2.5.3. Efficacy

It was defined by the changes (increase (HDL, ApoA-I, and GH) or more frequently the reduction (all the others)) in the following study parameters: body weight, BMI, WC, HC, WHR, uric acid, glucose, insulin, HOMA-IR, C-peptide, glycated hemoglobin, IGF-1, total cholesterol, HDL, LDL, triglycerides, triglyceride/HDL ratio, ApoB, ApoB/ApoA-I ratio, AST, ALT, and γ-GT.

2.6. Statistical Analysis

All statistical analyses were performed using the software MEDCALC for Windows, Version (MedCalc Software, Mariakerke, Belgium). The level of significance was set at the two-tailed value <0.05.

Safety parameters were analyzed in and reported for the per-protocol (PP) population. However, the analysis of efficacy parameters was conducted according to the intention-to-treat (ITT) principle. Accordingly, all patients who had been assessed at baseline were included in the ITT population. The value observed at baseline was used in the analyses for dropouts.

Data were presented as mean and standard deviation (SD) or counts and percentage, as appropriate.

Group comparisons were performed using Fisher’s exact test (categorical variables) and Student’s -test or Wilcoxon’s test (continuous variables).

Changes in study parameters were investigated by Student’s -test or Wilcoxon’s test for paired data, while proportions were compared with Fisher’s exact test. A set of secondary analyses was also performed by building generalized linear regression models, including changes (difference = final − baseline) in study parameters as alternative dependent variables and age, gender, and diabetes as independent variables. Finally, logistic regression analysis of baseline features was considered to investigate the alterations (values below or above the lower and the upper limit of laboratory range, resp.) in safety parameters occurring in at least 10% of patients.

3. Results

In total, 364 patients (59% females; BMI (mean ± SD),  kg/m2) were recruited. Based on ideal body weight (mean ± SD,  kg) the mean (±SD) daily protein and calorie intake were  g/day and  kcal/day, respectively.

3.1. Feasibility

Overall, the intervention was well tolerated. Twenty-six patients (7%; 13 men and 13 women) had to discontinue the intervention within 48 hours. Discontinuation was only due to nasogastric tube intolerance (physical discomfort or social reasons). The features of dropouts were similar to those of completers (Supplementary Table 1, available online at http://dx.doi.org/10.1155/2015/723735). Finally, compliance was optimal in completers, as confirmed by the evaluation of urinary ketosis.

3.2. Safety

No serious adverse events occurred during the intervention. Throughout the intervention period, constipation was the most frequently reported side effect (8.6% and 10.9% during the first and the second week, resp.). Other frequent (>10%) side effects reported during the first week were headache and hunger. However, their frequency was significantly reduced during the second week of the study. The same applied to other symptoms, with the exception of muscle cramps. Nonetheless, prevalence was almost below 5%. The frequency of self-reported side effects throughout the study is reported in detail in Table 2. Overall, “no side effects” during the first and the second week was reported by 220 (65%) and 270 (80%) patients, respectively.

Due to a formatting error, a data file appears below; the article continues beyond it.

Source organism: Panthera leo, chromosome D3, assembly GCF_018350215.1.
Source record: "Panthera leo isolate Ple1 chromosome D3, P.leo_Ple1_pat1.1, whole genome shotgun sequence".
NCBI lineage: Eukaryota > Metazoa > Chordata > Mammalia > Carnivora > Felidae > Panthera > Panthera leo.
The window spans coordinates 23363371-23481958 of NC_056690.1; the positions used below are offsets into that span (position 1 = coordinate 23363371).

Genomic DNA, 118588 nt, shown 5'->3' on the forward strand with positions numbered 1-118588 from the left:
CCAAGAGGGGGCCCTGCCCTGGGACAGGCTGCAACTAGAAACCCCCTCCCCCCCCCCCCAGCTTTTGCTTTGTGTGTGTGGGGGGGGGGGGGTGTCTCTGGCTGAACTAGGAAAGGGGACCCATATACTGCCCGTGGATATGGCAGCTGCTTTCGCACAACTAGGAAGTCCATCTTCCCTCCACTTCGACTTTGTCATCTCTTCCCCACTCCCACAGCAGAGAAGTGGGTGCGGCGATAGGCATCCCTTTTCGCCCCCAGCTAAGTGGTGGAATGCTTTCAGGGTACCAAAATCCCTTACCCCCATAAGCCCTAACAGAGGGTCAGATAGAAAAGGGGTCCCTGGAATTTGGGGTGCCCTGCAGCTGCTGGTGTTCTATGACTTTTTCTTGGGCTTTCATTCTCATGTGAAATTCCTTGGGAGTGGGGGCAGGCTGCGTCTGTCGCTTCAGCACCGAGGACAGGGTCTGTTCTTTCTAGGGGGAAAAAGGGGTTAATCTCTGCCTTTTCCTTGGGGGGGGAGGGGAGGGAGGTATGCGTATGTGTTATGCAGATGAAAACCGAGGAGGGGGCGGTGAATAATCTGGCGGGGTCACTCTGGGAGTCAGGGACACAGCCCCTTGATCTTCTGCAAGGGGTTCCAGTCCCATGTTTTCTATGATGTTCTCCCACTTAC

In respect to hematological and biochemical variables (Table 3), looking at mean values in the whole population, all safety parameters were affected by the intervention. An increase in the following values was observed: hemoglobin, creatinine, uric acid, albumin, AST, ALT, CPK, LDH, potassium, calcium, and phosphorus. However, also a reduction in the following was detected: total lymphocyte count, BUN, cholinesterase, γ-GT, sodium, and magnesium. The greatest changes were observed for uric acid (+45%), AST (+48%), and ALT (+47%) levels, although only a limited number of patients reported values slightly higher than two times the upper limit of normality (uric acid, ; AST, ; ALT, ). In the other cases the change was almost negligible, as most patients retained values within the normal ranges for our laboratory (as suggested also by 95% confidence intervals of the mean difference). Interestingly, according to regression analysis, the most frequent (frequency > 10%) alterations (increase above the upper limit of laboratory range) in biochemical parameters (uric acid, ALT, AST, and CPK) occurred in male subjects ( for all). Changes in uric acid were also more likely to occur in younger patients (). Finally, the increase in ALT was higher in those who had normal values at baseline (for ALT: +75% versus +37%, ).

3.3. Efficacy

Despite similar age (women, 40.1 [SD, 10.8] versus men, 41.1 [SD, 10.3]; ) and degree of obesity, as expected, male patients were characterized by more evident abdominal adiposity and abnormalities in cardiometabolic risk profile (blood pressure and both glucose and lipid metabolism parameters; Supplementary Table 2). However, the prevalence of diabetes was almost comparable between genders (): 18.6% and 26.8%, in women and men, respectively.

The intervention resulted in significant WL (ITT population, 5.7% [SD, 2.3]; PP population, 6.1% [SD, 1.8]; Table 4). This applied to both genders (ITT population: men, 5.9% [SD, 2.5] versus women, 5.5% [SD, 2.2]; ; Supplementary Table 2).

WL resulted in significant improvement in blood pressure, in all anthropometric variables and most hematological and biochemical parameters. As expected, uric acid and ApoB/ApoA-I ratio showed an increase, while HDL, ApoA-I, and IGF-1 were significantly decreased (Table 4). Results were confirmed by analyses in PP population. These findings were substantially confirmed by gender-specific analyses (Supplementary Table 2).